Implications of the Scots going it alone... key questions answered
Published 30/01/2014 | 08:30
Q Why would Scotland keep the pound if it votes for independence from the UK?
A The Scottish government knows that losing sterling would have a detrimental impact on its economy by hampering exports to the rest of the UK.
They use the lever that such a change would also damage trade for businesses in the rest of the UK which deal with Scotland.
The Westminster government believes Scotland would need its own currency under independence.
It points out that if it continued to use sterling, the Bank of England would be making decisions on interest rates etc without considering the needs of Scotland.
In essence, it says Scotland can't keep using sterling after a 'yes' vote.
Q Why is the Bank of England governor against Scotland using sterling?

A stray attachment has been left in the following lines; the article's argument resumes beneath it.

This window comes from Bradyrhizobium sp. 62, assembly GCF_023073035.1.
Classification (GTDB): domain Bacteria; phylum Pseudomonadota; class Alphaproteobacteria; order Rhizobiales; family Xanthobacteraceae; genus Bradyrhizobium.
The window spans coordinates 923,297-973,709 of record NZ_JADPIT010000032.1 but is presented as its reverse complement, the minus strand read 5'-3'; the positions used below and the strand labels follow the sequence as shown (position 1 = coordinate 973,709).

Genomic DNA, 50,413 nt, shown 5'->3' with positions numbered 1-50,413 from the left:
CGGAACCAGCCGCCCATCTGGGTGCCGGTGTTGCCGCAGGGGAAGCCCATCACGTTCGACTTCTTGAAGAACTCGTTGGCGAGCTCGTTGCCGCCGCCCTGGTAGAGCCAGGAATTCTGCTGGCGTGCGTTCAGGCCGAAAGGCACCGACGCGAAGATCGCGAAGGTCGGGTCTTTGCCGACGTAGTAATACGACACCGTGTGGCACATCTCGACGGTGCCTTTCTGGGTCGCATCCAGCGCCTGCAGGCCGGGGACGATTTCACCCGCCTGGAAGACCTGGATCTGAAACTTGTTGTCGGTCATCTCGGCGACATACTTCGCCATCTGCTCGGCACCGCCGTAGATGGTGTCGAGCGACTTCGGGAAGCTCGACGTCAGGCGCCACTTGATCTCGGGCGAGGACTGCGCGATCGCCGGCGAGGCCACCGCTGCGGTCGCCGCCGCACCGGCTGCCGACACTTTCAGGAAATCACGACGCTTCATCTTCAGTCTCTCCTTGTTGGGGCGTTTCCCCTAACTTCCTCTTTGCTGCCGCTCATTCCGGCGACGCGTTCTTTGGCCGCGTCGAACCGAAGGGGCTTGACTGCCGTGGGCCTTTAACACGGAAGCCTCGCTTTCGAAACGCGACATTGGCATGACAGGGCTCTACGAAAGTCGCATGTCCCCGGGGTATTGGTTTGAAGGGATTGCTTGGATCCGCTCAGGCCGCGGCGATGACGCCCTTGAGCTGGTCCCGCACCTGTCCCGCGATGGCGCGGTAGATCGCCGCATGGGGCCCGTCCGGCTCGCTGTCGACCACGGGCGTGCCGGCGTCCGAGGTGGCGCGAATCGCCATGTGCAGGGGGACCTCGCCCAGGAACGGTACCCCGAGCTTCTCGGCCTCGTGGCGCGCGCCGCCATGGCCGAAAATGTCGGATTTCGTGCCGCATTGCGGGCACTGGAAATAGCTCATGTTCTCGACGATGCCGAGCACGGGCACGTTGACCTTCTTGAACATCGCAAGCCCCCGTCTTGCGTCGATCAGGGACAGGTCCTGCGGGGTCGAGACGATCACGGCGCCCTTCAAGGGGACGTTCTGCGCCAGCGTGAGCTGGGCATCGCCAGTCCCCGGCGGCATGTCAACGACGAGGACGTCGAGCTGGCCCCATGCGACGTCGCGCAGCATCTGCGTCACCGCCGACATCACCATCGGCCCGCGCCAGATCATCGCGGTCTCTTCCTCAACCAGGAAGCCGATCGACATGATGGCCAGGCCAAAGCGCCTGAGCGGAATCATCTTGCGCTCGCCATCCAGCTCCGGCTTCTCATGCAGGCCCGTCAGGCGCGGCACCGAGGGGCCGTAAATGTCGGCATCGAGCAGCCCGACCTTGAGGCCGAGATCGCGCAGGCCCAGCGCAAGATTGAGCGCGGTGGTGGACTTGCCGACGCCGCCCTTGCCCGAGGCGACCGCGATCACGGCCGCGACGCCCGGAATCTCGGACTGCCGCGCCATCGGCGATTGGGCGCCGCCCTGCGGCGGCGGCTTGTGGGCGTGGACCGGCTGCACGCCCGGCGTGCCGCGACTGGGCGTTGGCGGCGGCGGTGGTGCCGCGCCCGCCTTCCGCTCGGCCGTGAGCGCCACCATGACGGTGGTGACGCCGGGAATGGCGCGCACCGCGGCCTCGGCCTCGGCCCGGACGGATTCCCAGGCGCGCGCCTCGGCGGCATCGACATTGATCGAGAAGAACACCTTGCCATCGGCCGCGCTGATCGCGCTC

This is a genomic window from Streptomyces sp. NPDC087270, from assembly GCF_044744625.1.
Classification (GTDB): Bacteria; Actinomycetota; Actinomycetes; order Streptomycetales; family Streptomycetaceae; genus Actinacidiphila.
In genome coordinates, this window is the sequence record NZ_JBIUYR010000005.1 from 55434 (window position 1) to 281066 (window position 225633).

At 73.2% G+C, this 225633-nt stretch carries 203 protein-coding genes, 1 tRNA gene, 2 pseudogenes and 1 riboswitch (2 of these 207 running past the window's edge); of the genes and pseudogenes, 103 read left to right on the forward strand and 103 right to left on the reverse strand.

A The same reason as the government. He pointed out yesterday that different countries using the same currency with different monetary policies was a recipe for disaster and used the Eurozone crisis as a still-hot example.
Q What currency could Scotland adopt under independence if it doesn't use sterling?
A Nobody's sure. It's likely that given independence, Scotland would vote to join the European Union but Alex Salmond is unlikely to want to use the euro.
More than likely it would probably have to form its own currency.
Q What have Mr Carney's comments done to the call for an independent Scotland?
AThe Eurozone comparison will have rocked voters. By pointing to a huge hole in Alex Salmond's plans, Mr Carney has hit confidence where it hurts: in the wallet.
Q What does an independent Scotland mean for Northern Ireland?
AAny number of things amid any number of permutations.
An independent Scotland has a trade deficit so it will have to cut spending or raise taxes – both factors which could damage export from here to the region.
Under independence, Alex Salmond (left) could also cut corporation tax if he chose, leaving Northern Ireland caught between it and the Republic with a business tax rate nearly half that of ours.
That would do very little to attract inward investment.